Thomas Jefferson said and others chimed in that the price of liberty is eternal vigilance. Phooey, says President Barack Obama. He recently told graduating college students in Columbus, Ohio, to essentially ignore such advice.
"Unfortunately," he said in a commencement address at Ohio State University, "you've grown up hearing voices that incessantly warn of government as nothing more than some separate, sinister entity that's at the root of all our problems," and maybe he's right. Maybe some of those students did study the founders who told us government is necessary — but watch out.
"Some of these same voices also do their best to gum up the works," Obama said. "'They'll warn that tyranny is always lurking just around the corner. You should reject these voices because what they suggest is that our brave and creative and unique experiment in self-rule is somehow just a sham with which we can't be trusted."
Jefferson, who helped instigate this brave, creative, unique experiment, remained sufficiently wary of what could lurk around the corner to notice that our second president, John Adams, had betrayed the First Amendment with assaults on a free press. Jefferson ran against him and became our third president, helping to curb an egregious excess that was hardly this republic's last.
Today, an equally clear betrayal of a Constitution that aims to limit government is the deployment of 165,000 pages of regulations as a way to keep Americans from making their own decisions. Some of these rules obviously do some good, even as others shrink liberty. Not a few of them stifle our economy and others threaten ordinary citizens with prison for performing such seemingly legal acts as fixing clogged toilets in a home for retired military employees. As reported by The Wall Street Journal, an engineer performing this good deed ran afoul of an environmental rule through a perfectly innocent act. He now has a criminal record.
A bipartisan congressional task force is addressing this business of criminalizing so much so stupidly and, I might say, tyrannically, but don't get excited about the possibilities of Washington, D.C., retreating from its regulatory binges. The Obama administration took an awful record from the Bush administration and made it worse. It added to the economic cost of regulations by more in one year — 2012 — than happened in the combined first terms of both George W. Bush and Bill Clinton, according to a report by the George Washington University Regulatory Studies Center.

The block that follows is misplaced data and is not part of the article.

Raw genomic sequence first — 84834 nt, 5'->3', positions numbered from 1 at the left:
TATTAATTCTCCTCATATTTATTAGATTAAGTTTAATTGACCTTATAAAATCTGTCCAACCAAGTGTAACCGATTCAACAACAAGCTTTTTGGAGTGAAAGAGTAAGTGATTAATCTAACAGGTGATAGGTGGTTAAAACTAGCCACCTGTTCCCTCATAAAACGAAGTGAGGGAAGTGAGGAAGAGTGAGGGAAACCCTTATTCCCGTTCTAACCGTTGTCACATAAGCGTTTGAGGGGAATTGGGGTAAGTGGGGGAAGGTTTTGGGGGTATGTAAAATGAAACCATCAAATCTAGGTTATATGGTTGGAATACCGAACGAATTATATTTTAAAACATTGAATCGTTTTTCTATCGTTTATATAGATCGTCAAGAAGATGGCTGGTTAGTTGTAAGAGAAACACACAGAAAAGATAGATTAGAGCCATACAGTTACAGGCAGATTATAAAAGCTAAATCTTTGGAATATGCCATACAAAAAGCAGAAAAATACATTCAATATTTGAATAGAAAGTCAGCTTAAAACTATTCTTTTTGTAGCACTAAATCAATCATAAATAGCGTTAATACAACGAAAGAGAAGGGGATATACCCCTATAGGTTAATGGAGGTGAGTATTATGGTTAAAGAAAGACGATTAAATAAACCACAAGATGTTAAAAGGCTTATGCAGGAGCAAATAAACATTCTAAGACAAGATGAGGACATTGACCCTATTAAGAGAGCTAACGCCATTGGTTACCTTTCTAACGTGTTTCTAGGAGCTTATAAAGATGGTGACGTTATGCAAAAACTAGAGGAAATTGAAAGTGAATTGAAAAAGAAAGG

This administration's regulatory overkill is coming our way from an Environmental Protection Agency that itself poses threats to our future, new consumer rules that make our market less free, and Wall Street regulations that some top critics think do nothing to improve anything and do much to make things worse. And by the way, here comes more Obamacare. We're talking about gobs of new taxes, scary new unaffordable budget costs, higher insurance premiums, health care perplexities of all kinds and so many unintended consequences surrounding us that defense may be impossible.
Understand that Obama doesn't really care about self-rule, anyway. His thing is Obama-rule. After all, this administration of his simply rewrote a Bush-era education law and stopped deportation of young illegal immigrants without required authorization from another branch of government known as Congress. Growth is a trickle of what it should be, jobs are in hiding, we now have the highest poverty rates in half a century and median income is down 5.6 percent from the beginning of the recovery in June 2009.
Was enactment of the pork-ridden, project-delayed stimulus tyranny? Maybe not, but it's a vivid illustration of how Obama and his cronies have endlessly overreached through hubristic federal government that someday really, truly ought to give prudence a chance.
Rescue, my friends, resides in the vigilance Obama fears.